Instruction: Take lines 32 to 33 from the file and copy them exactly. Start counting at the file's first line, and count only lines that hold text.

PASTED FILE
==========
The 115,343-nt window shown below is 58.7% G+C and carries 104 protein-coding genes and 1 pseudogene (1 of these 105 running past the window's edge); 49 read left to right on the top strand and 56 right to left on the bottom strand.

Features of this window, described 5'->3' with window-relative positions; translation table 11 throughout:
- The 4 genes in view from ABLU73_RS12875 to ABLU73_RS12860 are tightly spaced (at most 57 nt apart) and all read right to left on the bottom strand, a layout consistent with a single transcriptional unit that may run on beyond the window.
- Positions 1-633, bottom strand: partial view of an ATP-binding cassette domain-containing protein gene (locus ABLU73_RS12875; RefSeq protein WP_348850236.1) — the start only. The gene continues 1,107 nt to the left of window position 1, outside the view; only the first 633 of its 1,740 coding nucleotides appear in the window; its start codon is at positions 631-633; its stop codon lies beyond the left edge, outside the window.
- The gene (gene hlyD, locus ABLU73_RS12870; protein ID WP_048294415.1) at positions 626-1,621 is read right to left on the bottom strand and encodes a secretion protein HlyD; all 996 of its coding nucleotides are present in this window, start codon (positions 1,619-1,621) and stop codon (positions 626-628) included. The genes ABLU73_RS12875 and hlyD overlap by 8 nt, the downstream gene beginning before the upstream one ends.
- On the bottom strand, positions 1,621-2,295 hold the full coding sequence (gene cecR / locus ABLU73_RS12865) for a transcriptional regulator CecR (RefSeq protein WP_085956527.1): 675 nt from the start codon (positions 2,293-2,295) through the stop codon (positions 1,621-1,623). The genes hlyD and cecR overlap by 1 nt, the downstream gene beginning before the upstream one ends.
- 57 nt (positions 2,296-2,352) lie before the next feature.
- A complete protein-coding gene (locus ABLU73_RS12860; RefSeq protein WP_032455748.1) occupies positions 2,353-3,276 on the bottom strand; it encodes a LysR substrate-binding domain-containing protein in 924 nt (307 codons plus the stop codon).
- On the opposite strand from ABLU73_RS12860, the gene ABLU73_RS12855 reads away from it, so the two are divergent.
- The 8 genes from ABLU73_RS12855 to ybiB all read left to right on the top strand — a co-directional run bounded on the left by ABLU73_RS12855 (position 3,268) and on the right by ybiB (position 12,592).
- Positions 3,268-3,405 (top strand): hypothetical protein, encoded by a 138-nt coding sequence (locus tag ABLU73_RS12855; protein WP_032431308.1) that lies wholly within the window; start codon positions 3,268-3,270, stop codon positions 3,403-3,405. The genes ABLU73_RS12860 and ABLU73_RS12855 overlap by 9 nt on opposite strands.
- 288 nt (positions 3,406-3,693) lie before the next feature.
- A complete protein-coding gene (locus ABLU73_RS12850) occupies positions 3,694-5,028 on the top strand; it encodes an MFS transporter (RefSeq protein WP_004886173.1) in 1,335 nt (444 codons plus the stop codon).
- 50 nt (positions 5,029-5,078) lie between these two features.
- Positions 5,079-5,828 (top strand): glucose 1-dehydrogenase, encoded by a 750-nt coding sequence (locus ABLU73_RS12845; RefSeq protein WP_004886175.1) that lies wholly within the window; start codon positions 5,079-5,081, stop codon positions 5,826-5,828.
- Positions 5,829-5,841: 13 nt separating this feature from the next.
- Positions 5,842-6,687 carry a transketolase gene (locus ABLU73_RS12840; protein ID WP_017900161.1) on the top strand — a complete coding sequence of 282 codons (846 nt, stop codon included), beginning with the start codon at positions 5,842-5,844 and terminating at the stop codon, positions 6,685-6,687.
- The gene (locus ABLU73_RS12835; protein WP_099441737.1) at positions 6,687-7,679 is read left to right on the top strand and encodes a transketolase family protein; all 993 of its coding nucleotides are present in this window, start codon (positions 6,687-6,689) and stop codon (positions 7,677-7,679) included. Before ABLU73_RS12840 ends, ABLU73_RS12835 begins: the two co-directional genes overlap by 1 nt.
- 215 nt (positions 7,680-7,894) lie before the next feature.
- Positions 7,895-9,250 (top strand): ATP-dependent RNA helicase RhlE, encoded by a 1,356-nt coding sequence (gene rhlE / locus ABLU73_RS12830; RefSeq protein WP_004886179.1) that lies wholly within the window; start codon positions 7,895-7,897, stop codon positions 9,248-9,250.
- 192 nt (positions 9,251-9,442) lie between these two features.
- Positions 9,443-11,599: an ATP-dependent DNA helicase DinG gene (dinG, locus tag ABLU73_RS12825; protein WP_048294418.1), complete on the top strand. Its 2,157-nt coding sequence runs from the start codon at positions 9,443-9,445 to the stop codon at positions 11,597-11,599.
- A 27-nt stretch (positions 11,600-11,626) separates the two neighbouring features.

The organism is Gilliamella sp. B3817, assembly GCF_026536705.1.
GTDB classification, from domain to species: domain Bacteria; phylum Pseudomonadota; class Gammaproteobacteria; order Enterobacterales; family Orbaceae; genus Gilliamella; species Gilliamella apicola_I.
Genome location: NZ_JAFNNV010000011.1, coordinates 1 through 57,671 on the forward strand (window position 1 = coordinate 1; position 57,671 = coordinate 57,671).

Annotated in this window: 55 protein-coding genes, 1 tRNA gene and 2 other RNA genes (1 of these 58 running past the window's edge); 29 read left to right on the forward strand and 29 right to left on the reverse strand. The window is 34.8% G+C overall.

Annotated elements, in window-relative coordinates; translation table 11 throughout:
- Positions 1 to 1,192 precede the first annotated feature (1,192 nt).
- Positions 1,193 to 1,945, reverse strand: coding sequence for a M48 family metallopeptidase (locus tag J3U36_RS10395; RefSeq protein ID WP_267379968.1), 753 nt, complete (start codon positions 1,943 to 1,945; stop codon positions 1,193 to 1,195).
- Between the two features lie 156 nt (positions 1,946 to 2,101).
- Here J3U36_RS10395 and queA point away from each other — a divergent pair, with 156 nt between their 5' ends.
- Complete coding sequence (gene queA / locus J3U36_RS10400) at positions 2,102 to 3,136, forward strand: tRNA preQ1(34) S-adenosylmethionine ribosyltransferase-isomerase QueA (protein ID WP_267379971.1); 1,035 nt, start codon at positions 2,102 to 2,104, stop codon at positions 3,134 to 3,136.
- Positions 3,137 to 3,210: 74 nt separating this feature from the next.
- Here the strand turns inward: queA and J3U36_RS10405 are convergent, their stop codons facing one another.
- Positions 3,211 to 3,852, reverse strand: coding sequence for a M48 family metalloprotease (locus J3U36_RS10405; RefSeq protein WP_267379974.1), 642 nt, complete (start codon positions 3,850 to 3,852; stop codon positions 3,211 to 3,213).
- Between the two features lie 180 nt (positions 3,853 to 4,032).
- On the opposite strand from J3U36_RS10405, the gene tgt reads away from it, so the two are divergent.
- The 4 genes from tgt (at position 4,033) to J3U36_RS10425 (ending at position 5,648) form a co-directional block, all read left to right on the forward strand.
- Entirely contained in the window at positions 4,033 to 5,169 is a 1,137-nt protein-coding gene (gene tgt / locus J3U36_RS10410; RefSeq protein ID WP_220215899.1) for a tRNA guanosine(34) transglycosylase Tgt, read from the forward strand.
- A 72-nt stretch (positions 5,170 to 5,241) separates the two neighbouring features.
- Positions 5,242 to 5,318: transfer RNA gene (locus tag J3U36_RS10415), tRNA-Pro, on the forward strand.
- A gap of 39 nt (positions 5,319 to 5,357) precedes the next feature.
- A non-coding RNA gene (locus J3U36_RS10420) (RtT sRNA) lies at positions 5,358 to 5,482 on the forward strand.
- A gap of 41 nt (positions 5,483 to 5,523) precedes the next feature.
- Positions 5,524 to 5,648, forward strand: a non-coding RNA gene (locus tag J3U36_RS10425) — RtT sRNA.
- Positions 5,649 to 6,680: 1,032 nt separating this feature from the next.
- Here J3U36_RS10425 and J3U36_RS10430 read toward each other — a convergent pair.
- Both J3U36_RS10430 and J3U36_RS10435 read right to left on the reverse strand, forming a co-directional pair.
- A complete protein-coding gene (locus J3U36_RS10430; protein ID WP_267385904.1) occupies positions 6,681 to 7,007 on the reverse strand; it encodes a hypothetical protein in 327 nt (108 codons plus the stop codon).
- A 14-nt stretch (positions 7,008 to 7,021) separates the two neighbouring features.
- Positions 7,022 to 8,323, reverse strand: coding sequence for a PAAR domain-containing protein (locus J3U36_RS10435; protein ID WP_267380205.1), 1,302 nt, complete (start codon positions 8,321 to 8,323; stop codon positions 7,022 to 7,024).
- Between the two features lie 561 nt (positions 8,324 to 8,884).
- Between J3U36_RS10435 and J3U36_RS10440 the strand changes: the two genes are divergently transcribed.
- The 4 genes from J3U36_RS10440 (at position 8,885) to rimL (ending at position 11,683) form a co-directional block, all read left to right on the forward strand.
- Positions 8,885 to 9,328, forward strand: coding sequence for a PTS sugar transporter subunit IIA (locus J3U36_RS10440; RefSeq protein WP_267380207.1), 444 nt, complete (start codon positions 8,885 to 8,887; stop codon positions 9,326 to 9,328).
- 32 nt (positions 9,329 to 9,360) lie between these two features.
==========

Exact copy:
- Here J3U36_RS10395 and queA point away from each other — a divergent pair, with 156 nt between their 5' ends.
- Complete coding sequence (gene queA / locus J3U36_RS10400) at positions 2,102 to 3,136, forward strand: tRNA preQ1(34) S-adenosylmethionine ribosyltransferase-isomerase QueA (protein ID WP_267379971.1); 1,035 nt, start codon at positions 2,102 to 2,104, stop codon at positions 3,134 to 3,136.